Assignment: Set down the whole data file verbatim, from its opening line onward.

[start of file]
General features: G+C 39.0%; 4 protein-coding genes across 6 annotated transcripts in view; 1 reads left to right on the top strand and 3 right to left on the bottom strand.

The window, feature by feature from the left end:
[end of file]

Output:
General features: G+C 39.0%; 4 protein-coding genes across 6 annotated transcripts in view; 1 reads left to right on the top strand and 3 right to left on the bottom strand.

The window, feature by feature from the left end: